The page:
• Buying a Used RX 5700? Don't pay more than $325
  • Buying a Used RX 5700 XT? Don't pay more than $350

Is Buying a Used Mining GPU That Bad?

Graphics cards that have been used in PCs that "mine" for cryptocurrency (ie Bitcoin/Ethereum) get a really bad wrap, but is the fear of buying a used mining GPU warranted? Or are used mining GPUs fine to buy and use for your gaming PC? There are differing opinions on this, with the main stances being either of the following:

  • Argument A: Avoid Mining GPUs. GPUs used for cryptocurrency mining have been running 24/7 for weeks or months on end, and are therefore not worth the risk as the chances of the card (or just its fans) dying on you is increased compared to a GPU that was just used for gaming. Another reason to avoid mining GPUs is they could have lived in "farms" - systems with as many GPUs as possible crammed together (miners use multi-GPU setups, though not SLI if you're wondering) which if not properly cooled will deteriorate a GPU faster than usual.
  • Argument B: Mining GPUs Are Safe. Others claim that most cryptocurrency miners who know what they're doing run GPU/s underclocked and undervolted (at lower power) to get the most performance per watt (therefore reducing the load on the card) and so cards that were used in a mining PC aren't any more risky than cards used in gaming PCs (with some saying mining GPUs may be even more safe to buy in certain situations).

So who's correct? Should you avoid buying a graphics card that was used for mining, or should you not worry about it? And can you even tell if a card has been used for mining in the first place? I'm not going to lie and say I'm an expert on this particular matter (for example I'm super late to the Bitcoin party and only just recently invested in some, completely missing the initial booms). But based on my own research into this to create this guide, if you want my opinion then there's truth to both sides - buying a used mining GPU could be bad news if a miner didn't have the optimal setup for it (or if the card is naturally quite old), but it could also be absolutely fine if the miner looked after the card well (and some do so more than many gamers do).

But it's going to be almost impossible to tell if a card's been used for mining when looking at it in-person, unless it's been obviously and completely thrashed to the point of apparent physical damage - let alone if buying online (ie Ebay). Of course, you should always ask a seller if their card has been used for mining (and get more info such as cooling, whether it was undervolted or overclocked, etc), but you can't assume everyone will be upfront about it as used markets can be ruthless remember. Then from there, make your own judgement call.

Generally speaking, if you know a card was used for mining, I would personally avoid it to stay on the safe side - even if the seller says it was looked after. The good thing is though that these days there's a lot less used mining GPUs on the market AFAIK, as compared to a couple years or so ago when a ton of people were selling them following the Bitcoin boom. For most people in the market for a used graphics card these days in late 2020 and moving into 2021, chances are you're chasing a used RTX 2000 series card to stay relatively modern, and with those you really shouldn't have much to worry about.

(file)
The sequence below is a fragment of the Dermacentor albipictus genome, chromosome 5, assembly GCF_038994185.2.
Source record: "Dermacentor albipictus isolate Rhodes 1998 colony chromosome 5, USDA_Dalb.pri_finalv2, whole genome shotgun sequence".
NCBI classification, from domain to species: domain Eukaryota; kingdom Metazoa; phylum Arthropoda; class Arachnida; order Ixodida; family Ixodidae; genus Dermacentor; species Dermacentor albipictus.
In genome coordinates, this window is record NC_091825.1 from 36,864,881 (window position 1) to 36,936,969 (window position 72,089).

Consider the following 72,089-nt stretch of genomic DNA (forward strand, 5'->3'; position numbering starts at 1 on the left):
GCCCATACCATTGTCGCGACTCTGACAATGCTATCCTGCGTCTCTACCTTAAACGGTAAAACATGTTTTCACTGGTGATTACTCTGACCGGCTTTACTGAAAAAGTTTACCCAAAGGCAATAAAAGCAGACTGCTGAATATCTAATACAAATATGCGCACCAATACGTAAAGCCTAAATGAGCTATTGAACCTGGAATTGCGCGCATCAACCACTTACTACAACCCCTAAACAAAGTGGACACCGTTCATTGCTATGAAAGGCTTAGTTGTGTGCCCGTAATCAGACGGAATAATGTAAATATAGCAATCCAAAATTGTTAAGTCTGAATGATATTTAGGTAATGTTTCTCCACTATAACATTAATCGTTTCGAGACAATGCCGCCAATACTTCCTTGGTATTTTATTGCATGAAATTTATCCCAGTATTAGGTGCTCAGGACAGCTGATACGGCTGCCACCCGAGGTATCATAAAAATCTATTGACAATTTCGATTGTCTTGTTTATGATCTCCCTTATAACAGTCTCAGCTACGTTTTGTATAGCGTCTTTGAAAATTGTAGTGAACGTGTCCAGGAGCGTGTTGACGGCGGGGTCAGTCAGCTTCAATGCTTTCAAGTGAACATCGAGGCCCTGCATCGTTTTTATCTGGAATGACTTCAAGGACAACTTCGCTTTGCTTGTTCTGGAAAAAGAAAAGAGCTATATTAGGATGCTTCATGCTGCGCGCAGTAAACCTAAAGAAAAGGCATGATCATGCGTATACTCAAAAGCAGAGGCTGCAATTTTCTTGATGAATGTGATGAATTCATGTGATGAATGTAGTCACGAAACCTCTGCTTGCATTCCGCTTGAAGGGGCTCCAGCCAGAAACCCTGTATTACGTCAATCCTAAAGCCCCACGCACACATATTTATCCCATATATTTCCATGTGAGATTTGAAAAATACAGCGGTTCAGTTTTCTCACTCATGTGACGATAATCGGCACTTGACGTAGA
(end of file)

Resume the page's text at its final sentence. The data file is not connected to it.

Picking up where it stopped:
How to Avoid Used Mining GPUs

If you want to decrease the chances of accidentally buying a used mining GPU, from my own research these have been the more popular mining GPUs in the past few years.

  • RX 570
  • RX 580
  • RX 470
  • RX 480
  • GTX 1060
  • GTX 1070

Just remember basically any card could have been used for mining though. Less powerful cards than these ones listed are unlikely to have been used for mining, as miners want a certain amount of power in a card. Higher-end cards like a GTX 1080 or above, RTX 2060 or above, Vega cards, Radeon VII, or RX 5600 or above - these all could have been mined with too. So you should still ask a seller if a GPU was mined with, no matter what the model. It's just that you should be extra cautious with the models listed above (eg the RX 570 and 580 are well-known to be very popular mining cards).

Remember, if the seller does NOT mention in their ad whether their card was used or not used for mining, always ask the seller. If they say it was used for mining, consider just walking away (I would), but if you want to dig a bit further ask if it was undervolted and what the exact setup was (as in how it was cooled/ventilated and how the card was looked after). I'd also ask if the card was overclocked as well, as some miners do this too. If they say the card was mined, but they don't know about volts/cooling, I would definitely avoid.

If the card was supposedly undervolted and well looked after (and/or bought recently with a receipt), you might be okay, but again, I'd personally avoid any card you suspect was used for mining no matter the circumstance. That's just me though, as if I was buying a used GPU I'd want to be as safe as possible to all but eliminate risk.

Other Tips to Buying a Used GPU (What to Look for & Ask)

Besides trying to avoid used mining GPUs, and especially ones that have come from questionable mining setups (ie not professionals), here's a few more things to keep in mind when hunting for used graphics cards if you don't have much experience with buying used stuff. This is mostly just common sense and my own opinions from experience, so if you have anything to add or you disagree with something, feel free to let me know in the comments at the end.

  • Remember the majority of listings will be overpriced and probably not worth your time, unless the price isn't too bad and you're good at negotiating. I've hunted used GPUs for other people before, and only 20-30% of ads are worth looking further into, as most are way overpriced.